This experiment is part of the Groundwater and Caves Challenge Grant. Browse more projects

Exploring the temperature tolerance of a cave beetle

Raised of $4,000 Goal
Funded on 12/02/16
Successfully Funded
  • $4,722
  • 118%
  • Funded
    on 12/02/16



Field collections

The animals we work with these days stem from collections in 2012 and 2013 in two entrance areas of Mammoth cave as part of our onsite research activities covered by Scientific Research and Collecting Permit #MACA-2011-SCI-0001, which also enables future collections if needed.

Cave beetle laboratory culture

We are culturing P. hirtus following the detailed yet straightforward protocols developed by Stewart Peck (1975) with minor tweaks. The animals are kept in 150 mm polystyrene Petri dishes supplied with native cave soil. To reproduce the saturated humidity of the cave environment, the Petri dishes are sealed with an elastic but oxygen permeable parafilm and seated on moist tissue inside styrofoam boxes. The boxes are kept in a light-insulate cold chamber set at 11 degrees Celsius. To rule out light stress damage to the likely very sensitive P. hirtus eyes, the cave beetle cave box is situated in a completely light-insulated room. All inspections and handling of cultures are conducted under red light. Consistent with our genetic data (Friedrich et al. 2011), preliminary behavioral data indicate that the beetles are insensitive to red light (check out the phototaxis movies in our more detailed background presentation by clicking HERE). As is typical for cave animals, P. hirtus is used to subsisting on little energy input. The cultures are doing fine, being fed only every other week with a few granules of dry baker’s yeast. The slow reproduction and development of P. hirtus is thus compensated by low maintenance needs and costs.

Monitoring culture health

Each feeding, we count larvae, pupae, and adult animals per plate. Extending the culturing records by former Master’s student Jasmina Kulacic, who graduated in summer 2014, we have now over three years of data on larval and adult viability. This is a solid reference to compare future culturing success with.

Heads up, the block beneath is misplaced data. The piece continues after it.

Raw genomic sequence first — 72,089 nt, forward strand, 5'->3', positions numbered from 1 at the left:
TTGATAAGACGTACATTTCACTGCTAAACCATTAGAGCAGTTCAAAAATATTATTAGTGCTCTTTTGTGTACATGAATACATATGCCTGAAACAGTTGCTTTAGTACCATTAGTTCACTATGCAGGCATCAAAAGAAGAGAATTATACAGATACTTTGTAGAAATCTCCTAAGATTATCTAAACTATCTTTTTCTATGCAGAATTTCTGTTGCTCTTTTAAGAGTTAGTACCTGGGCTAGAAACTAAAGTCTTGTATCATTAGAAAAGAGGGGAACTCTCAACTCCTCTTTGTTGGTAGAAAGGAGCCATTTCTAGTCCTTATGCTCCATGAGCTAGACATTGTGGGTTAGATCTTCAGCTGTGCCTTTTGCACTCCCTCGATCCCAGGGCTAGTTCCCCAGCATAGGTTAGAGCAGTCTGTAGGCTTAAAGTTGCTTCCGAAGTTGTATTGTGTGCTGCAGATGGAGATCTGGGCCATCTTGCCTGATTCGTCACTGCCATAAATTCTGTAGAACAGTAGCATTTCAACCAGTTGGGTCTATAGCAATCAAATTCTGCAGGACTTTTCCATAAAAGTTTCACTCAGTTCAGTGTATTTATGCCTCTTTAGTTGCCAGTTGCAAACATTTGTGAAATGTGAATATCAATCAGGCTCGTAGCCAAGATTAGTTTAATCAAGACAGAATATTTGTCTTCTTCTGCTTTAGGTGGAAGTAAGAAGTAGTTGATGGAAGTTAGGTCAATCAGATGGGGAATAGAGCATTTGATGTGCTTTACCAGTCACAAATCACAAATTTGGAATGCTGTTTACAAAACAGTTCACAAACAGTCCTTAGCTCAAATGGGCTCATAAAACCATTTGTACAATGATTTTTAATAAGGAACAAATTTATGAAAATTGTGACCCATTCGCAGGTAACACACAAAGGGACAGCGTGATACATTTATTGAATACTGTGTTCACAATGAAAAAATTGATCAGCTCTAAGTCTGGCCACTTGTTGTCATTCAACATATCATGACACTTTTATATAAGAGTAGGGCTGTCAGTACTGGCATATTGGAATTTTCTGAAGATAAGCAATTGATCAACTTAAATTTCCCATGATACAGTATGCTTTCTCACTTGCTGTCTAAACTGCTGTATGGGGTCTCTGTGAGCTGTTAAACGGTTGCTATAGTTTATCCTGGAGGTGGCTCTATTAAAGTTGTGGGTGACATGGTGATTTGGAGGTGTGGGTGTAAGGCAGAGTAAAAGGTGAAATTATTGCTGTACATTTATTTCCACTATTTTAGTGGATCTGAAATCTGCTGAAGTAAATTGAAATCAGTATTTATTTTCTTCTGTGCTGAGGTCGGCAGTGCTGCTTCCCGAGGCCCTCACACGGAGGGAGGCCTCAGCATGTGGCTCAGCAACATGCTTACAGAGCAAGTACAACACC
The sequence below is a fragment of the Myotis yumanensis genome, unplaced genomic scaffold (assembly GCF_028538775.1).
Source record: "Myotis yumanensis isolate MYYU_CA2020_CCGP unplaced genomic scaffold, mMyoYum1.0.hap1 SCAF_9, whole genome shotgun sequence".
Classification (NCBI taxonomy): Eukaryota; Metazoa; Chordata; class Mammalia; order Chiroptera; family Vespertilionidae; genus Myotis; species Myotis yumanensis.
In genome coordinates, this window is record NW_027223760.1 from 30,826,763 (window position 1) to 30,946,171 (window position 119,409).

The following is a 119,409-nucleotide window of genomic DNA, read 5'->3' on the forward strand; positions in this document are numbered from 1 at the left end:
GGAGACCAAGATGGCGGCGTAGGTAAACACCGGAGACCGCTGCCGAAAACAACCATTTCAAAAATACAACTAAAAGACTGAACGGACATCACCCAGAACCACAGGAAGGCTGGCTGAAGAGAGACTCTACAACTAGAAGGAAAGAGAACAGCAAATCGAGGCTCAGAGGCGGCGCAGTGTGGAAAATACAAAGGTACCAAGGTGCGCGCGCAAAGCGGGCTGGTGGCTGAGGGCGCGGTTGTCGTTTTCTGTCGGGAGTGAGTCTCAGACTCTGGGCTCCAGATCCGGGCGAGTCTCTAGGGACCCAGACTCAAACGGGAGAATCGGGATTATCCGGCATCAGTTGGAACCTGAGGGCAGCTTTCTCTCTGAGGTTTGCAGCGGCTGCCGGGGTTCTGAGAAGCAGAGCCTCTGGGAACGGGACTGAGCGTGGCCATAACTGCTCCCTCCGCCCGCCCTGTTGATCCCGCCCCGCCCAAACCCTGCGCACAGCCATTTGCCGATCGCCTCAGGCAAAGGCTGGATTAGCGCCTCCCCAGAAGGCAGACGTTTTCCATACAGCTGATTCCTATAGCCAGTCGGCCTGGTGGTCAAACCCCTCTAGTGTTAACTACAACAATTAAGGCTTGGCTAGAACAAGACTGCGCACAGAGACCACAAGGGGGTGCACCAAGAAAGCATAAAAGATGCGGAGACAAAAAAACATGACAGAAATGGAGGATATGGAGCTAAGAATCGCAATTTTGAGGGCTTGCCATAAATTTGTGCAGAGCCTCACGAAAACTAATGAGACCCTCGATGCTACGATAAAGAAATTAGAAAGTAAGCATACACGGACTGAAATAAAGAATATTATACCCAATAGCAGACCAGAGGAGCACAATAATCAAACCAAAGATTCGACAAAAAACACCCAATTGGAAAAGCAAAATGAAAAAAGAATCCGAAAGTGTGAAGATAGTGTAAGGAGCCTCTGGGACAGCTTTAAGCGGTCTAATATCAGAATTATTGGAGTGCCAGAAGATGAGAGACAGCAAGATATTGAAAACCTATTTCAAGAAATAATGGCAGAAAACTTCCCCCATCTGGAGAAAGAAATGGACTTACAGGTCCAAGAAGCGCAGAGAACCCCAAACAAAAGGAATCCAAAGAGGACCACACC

Defining the short-term temperature tolerance range

To define the temperature tolerance range of P. hirtus in the pilot series of experiments, we will culture sample populations of 10 individuals at temperatures between 4-30 degrees Celsius [or higher pending results] in 2 degrees increments. For each temperature point, Sonya will be record the motoractivity of larvae and adults, survival of larvae and adults, and egg laying rate every two days for two weeks. The upper and lower bounds of short-term temperature tolerance will be defined as the temperature range with no detectable immediate negative impact on adult and larval survival and activity compared to standard culturing at 11 degrees Celsius.

Determining the long-term temperature tolerance range

To determine the temperature range for optimal culturing and explore the long-term temperature tolerance of P. hirtus, we will proceed to conducting experiments, in which we monitor the vitals of tester populations for up to six months at different temperatures within the short-term tolerance range. While time consuming, this approach is essential for capturing the long-term effects of temperature on reproductive success and developmental speed. Final decisions on the temperature range to be explored will be made based on the findings in our the short-term temperature tolerance study.


All culture handling is performed in our light-insulated cave laboratory room aided with red light head lamps. One major challenge we anticipate related to defining the optimal culture temperature range is that the growth of microorganisms may be stimulated at higher temperatures which possible negative consequences on P. hirtus population health.


This project has not yet shared any protocols.